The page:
|Project by Josh||posted 12-26-2015 02:34 AM||839 views||1 time favorited||4 comments|
I made this chair out of birch plywood after figuring out the original dimensions and then re-sizing them for my height group. It’s surprisingly more comfortable than it looks.
Frank Lloyd Wright claimed to be 5’8” but according to his friends was more like 4’11”. His furniture and houses reflected that shorter stature.
He told his students, “I took the human being, at five feet eight and one-half inches tall, like myself, as the human scale. If I had been taller, the scale might have been different.” This attitude did not sit well with many of Wright’s contemporaries. Someone once said to him, “Whenever I walk into one of your buildings, the doorways are so low my hat gets knocked off.” Wright calmly replied, “Take off your hat when you come into a house.” Edgar Tafel, a longtime student of Wright’s, tells a story about a fellow student named Wes Peters, who happened to be 6 feet 4, the same height as the ceilings at Taliesin, Wright’s combination home/studio/school. Watching the Peters’s noggin brush up against the rafters more than once moved Wright to holler out, “Sit down, Wes, you’re destroying the scale!”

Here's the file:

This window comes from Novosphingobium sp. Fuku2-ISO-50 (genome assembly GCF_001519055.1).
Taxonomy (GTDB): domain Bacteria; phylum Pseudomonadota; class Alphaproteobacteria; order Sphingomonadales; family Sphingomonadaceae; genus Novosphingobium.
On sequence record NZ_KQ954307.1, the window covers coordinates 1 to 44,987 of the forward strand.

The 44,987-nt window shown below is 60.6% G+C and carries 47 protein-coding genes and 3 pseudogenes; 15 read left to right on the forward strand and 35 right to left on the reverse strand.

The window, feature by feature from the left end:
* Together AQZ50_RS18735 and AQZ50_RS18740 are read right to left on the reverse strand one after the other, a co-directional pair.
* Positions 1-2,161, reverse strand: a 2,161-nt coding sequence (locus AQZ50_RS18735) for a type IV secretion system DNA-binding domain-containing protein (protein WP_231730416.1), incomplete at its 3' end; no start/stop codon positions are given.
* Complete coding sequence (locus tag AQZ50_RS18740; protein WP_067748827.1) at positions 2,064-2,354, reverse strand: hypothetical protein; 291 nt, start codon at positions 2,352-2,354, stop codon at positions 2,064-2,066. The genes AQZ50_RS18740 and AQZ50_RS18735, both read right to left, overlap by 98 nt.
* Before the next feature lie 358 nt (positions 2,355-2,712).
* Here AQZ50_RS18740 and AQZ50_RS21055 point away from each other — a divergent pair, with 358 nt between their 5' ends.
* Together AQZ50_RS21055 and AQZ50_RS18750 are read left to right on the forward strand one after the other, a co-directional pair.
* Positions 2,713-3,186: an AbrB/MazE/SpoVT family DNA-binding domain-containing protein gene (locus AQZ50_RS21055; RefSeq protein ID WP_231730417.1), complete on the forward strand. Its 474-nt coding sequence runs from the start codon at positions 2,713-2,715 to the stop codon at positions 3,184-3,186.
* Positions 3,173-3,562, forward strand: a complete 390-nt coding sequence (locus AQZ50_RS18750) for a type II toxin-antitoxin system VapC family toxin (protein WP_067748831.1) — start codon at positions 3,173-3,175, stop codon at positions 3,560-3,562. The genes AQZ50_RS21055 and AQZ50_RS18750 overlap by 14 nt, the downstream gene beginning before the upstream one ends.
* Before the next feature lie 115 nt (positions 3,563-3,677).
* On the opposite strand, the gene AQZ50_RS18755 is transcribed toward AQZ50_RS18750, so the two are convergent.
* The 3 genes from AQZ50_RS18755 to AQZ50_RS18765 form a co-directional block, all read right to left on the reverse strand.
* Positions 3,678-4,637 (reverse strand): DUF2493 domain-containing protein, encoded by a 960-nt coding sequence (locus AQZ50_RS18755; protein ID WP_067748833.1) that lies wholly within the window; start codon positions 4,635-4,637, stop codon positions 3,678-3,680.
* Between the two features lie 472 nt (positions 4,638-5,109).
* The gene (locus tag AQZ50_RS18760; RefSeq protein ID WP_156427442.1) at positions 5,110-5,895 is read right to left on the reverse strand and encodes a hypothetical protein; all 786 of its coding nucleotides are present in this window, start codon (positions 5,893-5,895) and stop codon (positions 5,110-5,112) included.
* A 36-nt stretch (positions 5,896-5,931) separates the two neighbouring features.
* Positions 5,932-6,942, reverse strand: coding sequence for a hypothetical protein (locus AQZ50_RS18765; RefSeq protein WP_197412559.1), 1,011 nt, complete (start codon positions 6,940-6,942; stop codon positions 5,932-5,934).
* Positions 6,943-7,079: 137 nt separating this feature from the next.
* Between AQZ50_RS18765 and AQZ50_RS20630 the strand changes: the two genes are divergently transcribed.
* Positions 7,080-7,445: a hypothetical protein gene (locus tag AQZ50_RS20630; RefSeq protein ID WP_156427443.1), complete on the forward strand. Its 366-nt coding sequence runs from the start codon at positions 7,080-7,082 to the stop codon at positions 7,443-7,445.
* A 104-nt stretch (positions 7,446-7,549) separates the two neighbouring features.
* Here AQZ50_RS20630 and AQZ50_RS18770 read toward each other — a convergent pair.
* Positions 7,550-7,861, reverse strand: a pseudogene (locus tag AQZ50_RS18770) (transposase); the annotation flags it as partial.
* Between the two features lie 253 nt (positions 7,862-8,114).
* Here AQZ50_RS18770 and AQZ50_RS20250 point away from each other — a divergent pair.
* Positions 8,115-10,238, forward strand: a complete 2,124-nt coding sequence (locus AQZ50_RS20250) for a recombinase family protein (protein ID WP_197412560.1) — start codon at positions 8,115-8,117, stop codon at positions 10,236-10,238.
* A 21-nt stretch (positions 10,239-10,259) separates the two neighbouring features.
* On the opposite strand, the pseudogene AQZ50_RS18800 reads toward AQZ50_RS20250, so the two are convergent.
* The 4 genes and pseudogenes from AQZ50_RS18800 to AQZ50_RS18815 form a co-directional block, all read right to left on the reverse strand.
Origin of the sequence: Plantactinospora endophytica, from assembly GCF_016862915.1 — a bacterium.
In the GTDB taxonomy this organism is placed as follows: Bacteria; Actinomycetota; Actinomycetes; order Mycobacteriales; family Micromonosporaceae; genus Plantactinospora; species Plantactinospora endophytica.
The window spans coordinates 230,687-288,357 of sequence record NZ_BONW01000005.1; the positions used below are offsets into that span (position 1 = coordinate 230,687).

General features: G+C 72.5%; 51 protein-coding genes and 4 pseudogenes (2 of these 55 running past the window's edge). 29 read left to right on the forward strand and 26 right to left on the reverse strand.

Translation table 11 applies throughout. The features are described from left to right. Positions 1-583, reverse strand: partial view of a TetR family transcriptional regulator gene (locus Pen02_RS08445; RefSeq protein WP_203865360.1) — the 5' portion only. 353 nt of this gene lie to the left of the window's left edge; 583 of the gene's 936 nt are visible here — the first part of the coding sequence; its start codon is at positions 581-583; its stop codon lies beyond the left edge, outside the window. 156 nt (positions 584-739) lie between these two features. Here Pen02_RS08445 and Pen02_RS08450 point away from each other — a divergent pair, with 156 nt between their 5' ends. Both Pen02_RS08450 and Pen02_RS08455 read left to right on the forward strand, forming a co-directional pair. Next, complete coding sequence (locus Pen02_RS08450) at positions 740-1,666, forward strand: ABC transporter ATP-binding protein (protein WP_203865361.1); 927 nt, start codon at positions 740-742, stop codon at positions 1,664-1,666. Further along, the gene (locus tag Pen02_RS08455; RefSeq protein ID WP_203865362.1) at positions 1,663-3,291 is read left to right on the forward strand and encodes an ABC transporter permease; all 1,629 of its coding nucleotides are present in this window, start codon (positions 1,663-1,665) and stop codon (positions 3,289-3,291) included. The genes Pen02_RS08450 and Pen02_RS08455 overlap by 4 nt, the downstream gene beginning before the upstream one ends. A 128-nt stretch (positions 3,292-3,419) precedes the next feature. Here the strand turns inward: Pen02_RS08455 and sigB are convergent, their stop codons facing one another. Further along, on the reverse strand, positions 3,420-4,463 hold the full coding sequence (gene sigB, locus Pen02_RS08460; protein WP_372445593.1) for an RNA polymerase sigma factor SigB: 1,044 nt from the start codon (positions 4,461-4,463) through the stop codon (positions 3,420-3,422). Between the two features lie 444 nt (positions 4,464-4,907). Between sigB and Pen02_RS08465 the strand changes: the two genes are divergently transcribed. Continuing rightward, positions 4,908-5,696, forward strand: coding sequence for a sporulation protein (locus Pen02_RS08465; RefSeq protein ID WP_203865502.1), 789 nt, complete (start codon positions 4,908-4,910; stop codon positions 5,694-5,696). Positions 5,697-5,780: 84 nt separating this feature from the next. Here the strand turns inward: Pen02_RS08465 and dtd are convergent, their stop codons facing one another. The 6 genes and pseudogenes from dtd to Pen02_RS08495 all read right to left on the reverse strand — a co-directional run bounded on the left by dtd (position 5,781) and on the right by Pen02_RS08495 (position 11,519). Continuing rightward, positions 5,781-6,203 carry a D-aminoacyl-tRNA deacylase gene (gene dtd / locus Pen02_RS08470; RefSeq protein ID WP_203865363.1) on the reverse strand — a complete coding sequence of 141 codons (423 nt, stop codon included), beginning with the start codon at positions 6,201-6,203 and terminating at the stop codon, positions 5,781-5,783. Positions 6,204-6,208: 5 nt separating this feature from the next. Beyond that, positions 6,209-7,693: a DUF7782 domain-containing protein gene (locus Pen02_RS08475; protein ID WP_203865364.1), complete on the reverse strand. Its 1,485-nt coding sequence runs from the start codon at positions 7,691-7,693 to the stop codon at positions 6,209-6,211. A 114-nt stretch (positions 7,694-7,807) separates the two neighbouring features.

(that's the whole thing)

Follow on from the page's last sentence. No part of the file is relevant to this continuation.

Designed in 1956 for the Paul J. Trier House in Des Moines, Iowa, this side chair follows the Usonian concept that Frank Lloyd Wright espoused in the 1940s and 1950s. He described furnishings appropriate to such a house: “Rugs, draperies, and furnishings that are suitable for a Usonian house are those … that are organic in character, that is, textures and patterns that sympathize in their own design and construction with the design and construction of the particular house they occupy and embellish.” Like many of the architect’s late commissions, the Trier House was characterized by bold geometry and simple materials. This was reflected in the furniture through the choice of inexpensive plywood as the primary material, to which a simple upholstered foam rubber cushion was stapled. The square and angular patterns cut into the back reflect the geometry of the Trier House and also bring to mind the work Wright did for earlier structures